Remark 0.1.
One can readily extend the above definition of a oneobject supercategory to a twoobject, and… nobject, proper supercategory using more that one category, more than one $Id_{X}$, and several types of diamond, square, and so on, to define an $n$–supercategory; thus, one ends up with several, connected ‘strings of pearls into a tangled strand’–the intuitive picture of a proper nsupercategory, $\S_{n}$.
Example 0.2.
A bipartite graph, and kpartite graphs in general, are examples of supercategories where distinct composition laws are represented by different colors.
Example 0.3.
The 2category of double groupoids is another example of an $\mathcal{S}_{1}$ supercategory.
The following subsection lists examples of supercategories, including types of supercategories that have applications in categorical logics and general system dynamics (i.e. beyond ODE’s).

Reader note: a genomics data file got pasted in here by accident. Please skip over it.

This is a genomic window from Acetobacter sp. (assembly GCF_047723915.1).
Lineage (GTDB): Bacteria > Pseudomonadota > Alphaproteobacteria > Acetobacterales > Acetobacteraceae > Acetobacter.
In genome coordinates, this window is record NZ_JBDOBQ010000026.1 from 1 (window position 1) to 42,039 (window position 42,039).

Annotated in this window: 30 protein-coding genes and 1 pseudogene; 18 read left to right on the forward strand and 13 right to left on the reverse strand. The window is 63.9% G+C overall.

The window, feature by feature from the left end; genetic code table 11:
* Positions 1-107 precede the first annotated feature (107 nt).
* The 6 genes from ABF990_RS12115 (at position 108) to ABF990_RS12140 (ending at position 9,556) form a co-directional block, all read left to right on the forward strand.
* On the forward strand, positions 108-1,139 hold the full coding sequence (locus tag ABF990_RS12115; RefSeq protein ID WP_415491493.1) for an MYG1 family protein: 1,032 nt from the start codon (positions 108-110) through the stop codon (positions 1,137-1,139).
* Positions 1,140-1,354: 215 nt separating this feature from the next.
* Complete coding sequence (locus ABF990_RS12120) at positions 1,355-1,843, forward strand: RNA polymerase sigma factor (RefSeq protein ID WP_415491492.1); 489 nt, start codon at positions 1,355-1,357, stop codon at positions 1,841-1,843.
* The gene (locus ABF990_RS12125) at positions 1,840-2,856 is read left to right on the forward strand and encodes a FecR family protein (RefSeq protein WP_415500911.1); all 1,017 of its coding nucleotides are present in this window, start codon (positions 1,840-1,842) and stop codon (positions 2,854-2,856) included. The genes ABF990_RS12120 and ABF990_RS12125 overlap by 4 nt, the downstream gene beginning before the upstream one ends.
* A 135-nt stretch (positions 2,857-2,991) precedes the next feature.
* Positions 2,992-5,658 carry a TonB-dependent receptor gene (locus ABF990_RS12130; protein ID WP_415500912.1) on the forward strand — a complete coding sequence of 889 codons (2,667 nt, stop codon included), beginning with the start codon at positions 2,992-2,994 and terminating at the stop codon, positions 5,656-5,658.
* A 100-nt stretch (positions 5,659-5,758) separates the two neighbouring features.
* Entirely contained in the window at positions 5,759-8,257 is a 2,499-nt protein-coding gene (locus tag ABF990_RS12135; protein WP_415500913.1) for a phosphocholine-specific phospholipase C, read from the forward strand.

0.2 A partial list of examples of supercategories
1. functor categories
2. 3. 4. bipartite graphs and colored graphs
5. kpartite graphs
6. 2categories, supercategories and ncategories; categories of categories (that are often considered for the foundation of mathematics)
7. higher dimensional algebras (HDA): double groupoids,double algebroids, crossed complexes of groupoids, crossed complexes of algebroids, superalgebroids, double categories, multiple categories, $\omega$ and cubic structures,
8. 9. algebraic theories of organismic sets;
10. standard ‘supercategories’ redefined as supercategories [2];
11. supercategories of metabolicrepair, or $(M,R)$systems;
12. supercategories of Łukasiewicz algebraic (3valued) logics;
13. supercategories of quantum automata;
14. $LM_{n}$generalized toposes